The American Soldier

We must be nearly at saturation point with plays and particularly monologues about war veterans. There can’t be much more left to be said on the subject and it’s very difficult to find a new angle on this almost exhausted theme. The American Soldier is vulnerable in this respect, yet every time one of these works appears, it’s impossible not to be moved by the devotion of the performer to the subject and the tragedies that form a recurring pattern in the lives of those who sacrifice themselves in the service of their country.

They tell an enduring story and one that we all have to live with, either personally or collectively.

Written and performed by Douglas Taurel, this play is derived from research he undertook in the New York public library into books of letters from a number of wars. His reading generated two strands that form the basis of this production. The first was relatively obvious, in terms of the extent to which service personnel give up their civilian family lives and devote themselves to national service. Through having done that and fought in combat zones, the second theme of post traumatic stress disorder became evident.

Unlike other plays that focus on a single war, The American Soldier covers engagements across the centuries and miles. The American Revolution, Vietnam, Iwo Jima and the wars in Iraq, Afghanistan and elsewhere all feature. While the stories are located in different times and places the underlying themes are universal. Mostly the statements are from are from soldiers but he also uses wives, children and the people left behind as characters in his drama.

Although Douglas Taurel never served in the military, his family has connections, and in uniform he looks every inch the soldier. He has the build and the sergeant major’s voice which makes him convincing, but he can also transform himself into the grieving parent and speak in soft, tearful tones. Uniforms, civvies and wartime memorabilia enhance various scenes along with apt sound effects.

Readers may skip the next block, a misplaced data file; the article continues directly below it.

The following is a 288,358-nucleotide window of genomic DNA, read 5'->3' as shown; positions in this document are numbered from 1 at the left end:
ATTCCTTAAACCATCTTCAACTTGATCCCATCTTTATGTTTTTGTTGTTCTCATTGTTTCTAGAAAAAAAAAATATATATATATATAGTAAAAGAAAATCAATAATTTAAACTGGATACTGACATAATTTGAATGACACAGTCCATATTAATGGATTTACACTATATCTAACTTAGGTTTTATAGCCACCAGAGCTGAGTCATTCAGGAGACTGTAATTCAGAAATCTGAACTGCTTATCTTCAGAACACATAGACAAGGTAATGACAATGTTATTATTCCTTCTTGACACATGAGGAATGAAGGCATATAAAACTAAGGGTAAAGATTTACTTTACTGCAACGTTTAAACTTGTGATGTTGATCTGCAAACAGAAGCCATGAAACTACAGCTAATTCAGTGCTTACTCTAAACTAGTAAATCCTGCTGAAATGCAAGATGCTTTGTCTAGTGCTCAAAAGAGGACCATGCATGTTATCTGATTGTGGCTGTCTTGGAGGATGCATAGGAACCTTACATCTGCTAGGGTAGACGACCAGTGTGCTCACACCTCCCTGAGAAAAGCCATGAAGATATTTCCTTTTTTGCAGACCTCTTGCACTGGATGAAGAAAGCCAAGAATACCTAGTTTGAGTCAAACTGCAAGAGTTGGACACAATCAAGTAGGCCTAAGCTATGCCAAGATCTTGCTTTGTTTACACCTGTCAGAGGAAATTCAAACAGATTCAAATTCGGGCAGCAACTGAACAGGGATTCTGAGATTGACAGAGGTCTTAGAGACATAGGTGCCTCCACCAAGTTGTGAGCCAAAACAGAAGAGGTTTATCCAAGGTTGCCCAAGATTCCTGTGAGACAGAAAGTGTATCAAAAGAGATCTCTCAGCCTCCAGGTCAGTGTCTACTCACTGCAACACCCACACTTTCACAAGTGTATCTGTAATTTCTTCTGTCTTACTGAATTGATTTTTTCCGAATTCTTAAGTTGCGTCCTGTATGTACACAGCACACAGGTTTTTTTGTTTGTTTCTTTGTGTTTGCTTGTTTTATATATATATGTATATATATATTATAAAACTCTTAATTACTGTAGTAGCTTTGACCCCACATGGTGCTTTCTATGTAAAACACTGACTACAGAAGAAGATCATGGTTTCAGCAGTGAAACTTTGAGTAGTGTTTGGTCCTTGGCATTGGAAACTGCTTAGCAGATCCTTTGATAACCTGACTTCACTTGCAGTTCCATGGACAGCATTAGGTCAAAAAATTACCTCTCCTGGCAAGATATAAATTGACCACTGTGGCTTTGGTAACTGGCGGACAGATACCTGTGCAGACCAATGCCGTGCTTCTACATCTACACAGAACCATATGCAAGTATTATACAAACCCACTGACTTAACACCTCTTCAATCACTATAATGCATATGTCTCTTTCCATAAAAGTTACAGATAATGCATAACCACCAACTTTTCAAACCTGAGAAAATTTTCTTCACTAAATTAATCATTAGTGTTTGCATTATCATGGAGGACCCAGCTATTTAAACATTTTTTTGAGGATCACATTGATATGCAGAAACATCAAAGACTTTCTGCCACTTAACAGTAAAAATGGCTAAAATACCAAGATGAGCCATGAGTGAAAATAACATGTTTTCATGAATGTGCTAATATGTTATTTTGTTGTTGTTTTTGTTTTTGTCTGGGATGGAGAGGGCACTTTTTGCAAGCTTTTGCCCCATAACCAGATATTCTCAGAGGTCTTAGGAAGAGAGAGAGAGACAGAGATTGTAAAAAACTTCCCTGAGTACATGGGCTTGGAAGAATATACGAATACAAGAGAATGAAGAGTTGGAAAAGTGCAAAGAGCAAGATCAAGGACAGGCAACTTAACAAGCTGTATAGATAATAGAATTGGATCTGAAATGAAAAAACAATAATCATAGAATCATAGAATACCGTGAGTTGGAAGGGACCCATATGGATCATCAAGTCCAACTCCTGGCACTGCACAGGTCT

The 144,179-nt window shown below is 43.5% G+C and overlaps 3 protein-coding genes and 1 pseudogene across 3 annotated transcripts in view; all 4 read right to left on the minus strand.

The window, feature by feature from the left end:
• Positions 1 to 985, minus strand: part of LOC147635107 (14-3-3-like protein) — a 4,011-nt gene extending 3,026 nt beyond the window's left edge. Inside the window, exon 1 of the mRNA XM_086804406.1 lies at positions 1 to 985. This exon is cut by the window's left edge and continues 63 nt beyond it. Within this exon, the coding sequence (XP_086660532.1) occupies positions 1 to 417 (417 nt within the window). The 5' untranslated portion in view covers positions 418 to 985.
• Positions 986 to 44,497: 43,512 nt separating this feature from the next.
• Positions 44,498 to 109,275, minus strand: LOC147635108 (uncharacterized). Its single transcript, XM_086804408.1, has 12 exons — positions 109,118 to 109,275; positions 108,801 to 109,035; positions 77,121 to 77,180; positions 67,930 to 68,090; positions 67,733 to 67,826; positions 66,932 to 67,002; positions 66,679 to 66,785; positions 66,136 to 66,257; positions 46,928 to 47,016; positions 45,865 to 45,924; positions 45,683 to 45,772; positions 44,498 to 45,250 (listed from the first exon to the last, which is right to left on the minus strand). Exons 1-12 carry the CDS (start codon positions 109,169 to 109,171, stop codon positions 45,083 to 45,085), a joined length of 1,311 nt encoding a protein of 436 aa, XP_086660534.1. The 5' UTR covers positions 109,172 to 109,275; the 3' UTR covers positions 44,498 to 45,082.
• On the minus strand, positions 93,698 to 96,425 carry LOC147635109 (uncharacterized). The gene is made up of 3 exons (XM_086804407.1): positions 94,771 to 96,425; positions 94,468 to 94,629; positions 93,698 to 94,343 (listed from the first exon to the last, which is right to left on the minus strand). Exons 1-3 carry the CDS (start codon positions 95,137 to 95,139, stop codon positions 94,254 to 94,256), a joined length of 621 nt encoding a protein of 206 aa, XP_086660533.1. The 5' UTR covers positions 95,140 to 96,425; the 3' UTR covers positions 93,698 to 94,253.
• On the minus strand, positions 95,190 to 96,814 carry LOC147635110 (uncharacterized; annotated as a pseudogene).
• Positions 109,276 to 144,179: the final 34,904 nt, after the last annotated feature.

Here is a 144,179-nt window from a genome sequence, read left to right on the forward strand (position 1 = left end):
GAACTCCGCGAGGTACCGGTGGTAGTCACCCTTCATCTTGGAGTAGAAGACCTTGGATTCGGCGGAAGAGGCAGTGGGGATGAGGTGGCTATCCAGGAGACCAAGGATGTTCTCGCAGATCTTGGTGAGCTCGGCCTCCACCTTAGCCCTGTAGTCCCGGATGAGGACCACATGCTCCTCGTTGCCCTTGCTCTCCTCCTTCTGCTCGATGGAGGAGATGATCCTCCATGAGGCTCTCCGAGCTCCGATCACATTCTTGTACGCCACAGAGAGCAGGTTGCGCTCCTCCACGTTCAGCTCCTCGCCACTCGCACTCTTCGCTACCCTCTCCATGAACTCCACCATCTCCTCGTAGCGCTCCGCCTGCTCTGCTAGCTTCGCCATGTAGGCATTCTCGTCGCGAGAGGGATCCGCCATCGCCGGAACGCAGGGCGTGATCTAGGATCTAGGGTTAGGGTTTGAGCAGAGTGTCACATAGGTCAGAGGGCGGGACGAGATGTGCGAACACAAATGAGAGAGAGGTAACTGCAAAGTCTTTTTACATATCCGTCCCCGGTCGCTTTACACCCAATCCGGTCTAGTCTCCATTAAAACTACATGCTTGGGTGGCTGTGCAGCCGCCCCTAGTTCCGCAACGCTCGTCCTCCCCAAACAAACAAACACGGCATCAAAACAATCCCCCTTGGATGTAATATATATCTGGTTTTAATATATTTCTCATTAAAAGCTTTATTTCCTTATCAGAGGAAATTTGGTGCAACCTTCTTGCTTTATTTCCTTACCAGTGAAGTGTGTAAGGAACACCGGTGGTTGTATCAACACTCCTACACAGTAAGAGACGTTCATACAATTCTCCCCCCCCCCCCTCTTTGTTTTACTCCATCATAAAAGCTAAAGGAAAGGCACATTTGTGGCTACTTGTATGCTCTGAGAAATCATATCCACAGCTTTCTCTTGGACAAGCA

Douglas Taurel gives a heartfelt performance and joins a long line of actors who have taken on this subject. Like the soldiers they represent, they deserve to be respected and honoured even if they are not breaking new ground or moving forward the frontiers of modern theatre. They tell an enduring story and one that we all have to live with, either personally or collectively, and some do it very well.

Reviews by Richard Beck

Brockley Jack Theatre

every seven years

★★★
Arcola Theatre

The Game of Love and Chance

★★★
Lion & Unicorn

Two Worlds No Family

★★★★
Jermyn Street Theatre

Mr and Mrs Nobody

★★★★
The Space

Helium

★★★
Southwark Playhouse

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★★

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Performances

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The Blurb

Solo show revealing the struggles American soldiers face at war and their internal struggles to come back home. Based on real stories and accounts from soldiers' letters written from the American Revolution through current day Afghanistan. This show strives to help us understand how and why it is so difficult for men and women in the armed services to re-enter our pedestrian life when they come home. It honours and exposes their flaws, their scars, their families and spirits with both humour and darkness.

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